NCAA March Madness Live Brings Virtual Reality to Final Four, Championship

The virtual-reality bandwagon is filling up quickly. Following Fox Sports’ production of the Big East Tournament in VR earlier this month, Turner Sports and CBS Sports have confirmed that NCAA March Madness Live (managed by Turner Sports) will deliver live virtual-reality game coverage of the NCAA Final Four Semifinals and National Championship for the first time. The 180-degree live stream — produced in collaboration with VOKE VR and available via a new virtual-reality version of the NCAA March Madness Live app in the Oculus Store — will allow fans to follow the live game action via a Samsung Gear VR powered by Oculus.

The NCAA March Madness Live VR App is available to download for free through the Oculus store.

2016_Final_Four_LogoAccording to Craig Barry, EVP, production/chief content officer, Turner Sports, the VR experience will be “a true immersive experience” and viewers will be able to see the game from the point of view of the front row at center court.

Along with the live game presentation from a courtside perspective, fans will be able o view a virtual scoreboard with live stats. Audio will include game commentary by Jim Nantz, Grant Hill, Bill Raftery, and Tracy Wolfson during the telecast airing on TBS, along with arena sounds. Additionally, the full tournament bracket will be presented in the app, complete with video highlights from each game.

Barry acknowledges that the subset of the population that has a Samsung Gear VR powered by Oculus (or any other VR headset, for that matter) is very small, so NCAA March Madness Live will simultaneously offer a 2D, 180-degree live stream on desktop (some features may be limited on selected browsers), widening the point-of-entry for viewers. In addition, 360-degree highlights will be posted to the NCAA March Madness Facebook page.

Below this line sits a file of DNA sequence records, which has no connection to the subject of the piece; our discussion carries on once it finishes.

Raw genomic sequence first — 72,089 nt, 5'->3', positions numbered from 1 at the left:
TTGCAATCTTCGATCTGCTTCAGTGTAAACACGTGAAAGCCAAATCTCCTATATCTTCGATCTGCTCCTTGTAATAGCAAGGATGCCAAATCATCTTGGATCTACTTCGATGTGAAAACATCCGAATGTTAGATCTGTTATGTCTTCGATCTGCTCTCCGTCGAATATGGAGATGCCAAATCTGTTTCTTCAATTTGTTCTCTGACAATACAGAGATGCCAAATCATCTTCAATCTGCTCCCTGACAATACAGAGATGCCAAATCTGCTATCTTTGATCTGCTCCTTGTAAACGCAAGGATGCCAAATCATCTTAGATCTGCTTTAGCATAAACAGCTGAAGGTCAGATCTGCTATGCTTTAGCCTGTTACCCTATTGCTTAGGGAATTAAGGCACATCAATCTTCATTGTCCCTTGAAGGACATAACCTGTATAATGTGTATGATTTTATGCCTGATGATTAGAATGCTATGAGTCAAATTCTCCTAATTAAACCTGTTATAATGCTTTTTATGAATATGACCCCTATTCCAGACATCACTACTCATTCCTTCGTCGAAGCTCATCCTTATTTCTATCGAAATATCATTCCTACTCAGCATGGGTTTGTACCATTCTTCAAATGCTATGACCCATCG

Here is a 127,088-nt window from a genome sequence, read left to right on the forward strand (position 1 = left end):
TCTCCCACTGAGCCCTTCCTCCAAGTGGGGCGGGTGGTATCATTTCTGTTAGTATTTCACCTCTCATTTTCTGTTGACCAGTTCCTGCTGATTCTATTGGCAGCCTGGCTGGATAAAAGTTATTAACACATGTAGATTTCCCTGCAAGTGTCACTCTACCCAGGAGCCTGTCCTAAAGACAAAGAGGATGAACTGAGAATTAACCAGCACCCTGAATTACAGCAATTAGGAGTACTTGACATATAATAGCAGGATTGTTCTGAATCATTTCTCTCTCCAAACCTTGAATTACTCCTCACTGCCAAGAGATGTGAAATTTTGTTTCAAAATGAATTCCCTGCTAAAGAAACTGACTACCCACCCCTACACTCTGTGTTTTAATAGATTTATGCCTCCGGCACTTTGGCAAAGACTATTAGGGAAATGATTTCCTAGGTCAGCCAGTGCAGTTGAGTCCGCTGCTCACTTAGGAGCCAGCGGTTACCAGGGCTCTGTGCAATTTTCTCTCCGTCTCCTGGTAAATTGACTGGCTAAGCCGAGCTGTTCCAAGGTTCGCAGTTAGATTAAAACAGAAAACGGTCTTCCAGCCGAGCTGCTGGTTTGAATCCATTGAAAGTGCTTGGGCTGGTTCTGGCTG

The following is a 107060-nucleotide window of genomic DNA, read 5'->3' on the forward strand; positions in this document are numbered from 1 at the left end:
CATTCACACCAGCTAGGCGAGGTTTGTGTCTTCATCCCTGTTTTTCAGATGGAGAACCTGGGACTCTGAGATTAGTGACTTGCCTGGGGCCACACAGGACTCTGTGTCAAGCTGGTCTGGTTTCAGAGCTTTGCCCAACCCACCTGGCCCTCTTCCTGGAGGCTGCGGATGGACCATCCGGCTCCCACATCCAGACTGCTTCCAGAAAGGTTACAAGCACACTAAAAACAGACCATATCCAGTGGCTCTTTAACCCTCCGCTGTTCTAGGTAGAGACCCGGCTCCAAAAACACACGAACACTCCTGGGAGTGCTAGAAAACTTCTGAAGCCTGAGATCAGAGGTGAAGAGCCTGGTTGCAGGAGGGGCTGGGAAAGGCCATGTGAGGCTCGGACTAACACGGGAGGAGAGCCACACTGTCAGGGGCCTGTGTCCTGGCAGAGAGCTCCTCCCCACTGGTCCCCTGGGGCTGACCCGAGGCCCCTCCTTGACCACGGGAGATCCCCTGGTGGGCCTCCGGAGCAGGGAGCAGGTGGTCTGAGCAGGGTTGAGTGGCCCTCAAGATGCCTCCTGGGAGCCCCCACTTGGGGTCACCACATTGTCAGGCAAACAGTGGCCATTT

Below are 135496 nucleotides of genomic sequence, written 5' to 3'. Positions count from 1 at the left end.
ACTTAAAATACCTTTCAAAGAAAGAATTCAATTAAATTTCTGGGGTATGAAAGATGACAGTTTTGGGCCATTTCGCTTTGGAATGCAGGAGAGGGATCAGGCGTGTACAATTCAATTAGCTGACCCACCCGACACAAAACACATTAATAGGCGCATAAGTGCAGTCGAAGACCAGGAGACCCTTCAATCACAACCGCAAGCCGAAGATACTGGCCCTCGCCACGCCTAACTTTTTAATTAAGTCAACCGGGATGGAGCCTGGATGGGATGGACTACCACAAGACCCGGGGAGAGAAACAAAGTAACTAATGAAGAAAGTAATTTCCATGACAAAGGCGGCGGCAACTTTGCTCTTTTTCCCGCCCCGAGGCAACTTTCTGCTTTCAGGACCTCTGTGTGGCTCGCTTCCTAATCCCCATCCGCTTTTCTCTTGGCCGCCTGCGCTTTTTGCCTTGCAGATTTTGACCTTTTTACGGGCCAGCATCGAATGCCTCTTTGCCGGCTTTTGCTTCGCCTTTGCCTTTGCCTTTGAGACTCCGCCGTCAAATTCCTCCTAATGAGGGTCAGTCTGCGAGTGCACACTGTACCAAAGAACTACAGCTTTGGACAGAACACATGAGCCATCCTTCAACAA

Turner Sports already has some VR experience under its belt, having worked with production partner nextVR on a virtual-reality presentation of the opening game of the NBA season (New Orleans at Golden State) on Oct. 27. The content was streamed to the NextVR portal, found on the Oculus Home app.

Turner has partnered with VOKE for its NCAA Final Four and Championship Game effort. The VR-production outfit, which has partnered with several pro sports franchises (including the Jacksonville Jaguars and Sacramento Kings) and delivered a live VR stream of an NBA game (Sacramento Kings-L.A. Clippers) to Mumbai, India, on Oct. 28, uses a non–fish-eye, true stereoscopic platform. VOKE’s platform streams both a live 180-to 360-degree 2D immersive feed for mobile, tablets, and broadcast, as well as a live VR stream consumable on every VR platform.

“We’re open to anybody who can bring technology to the table, because not all platforms and properties are created equal,” says Barry. “A 360-degree camera might work really well for golf but not work well for March Madness. When you are in the conversation about technology, especially in the way it pertains to content, you have to be very open to conversation because you never know where the good ideas are going to come from.”

Jason Dachman contributed to this story. 

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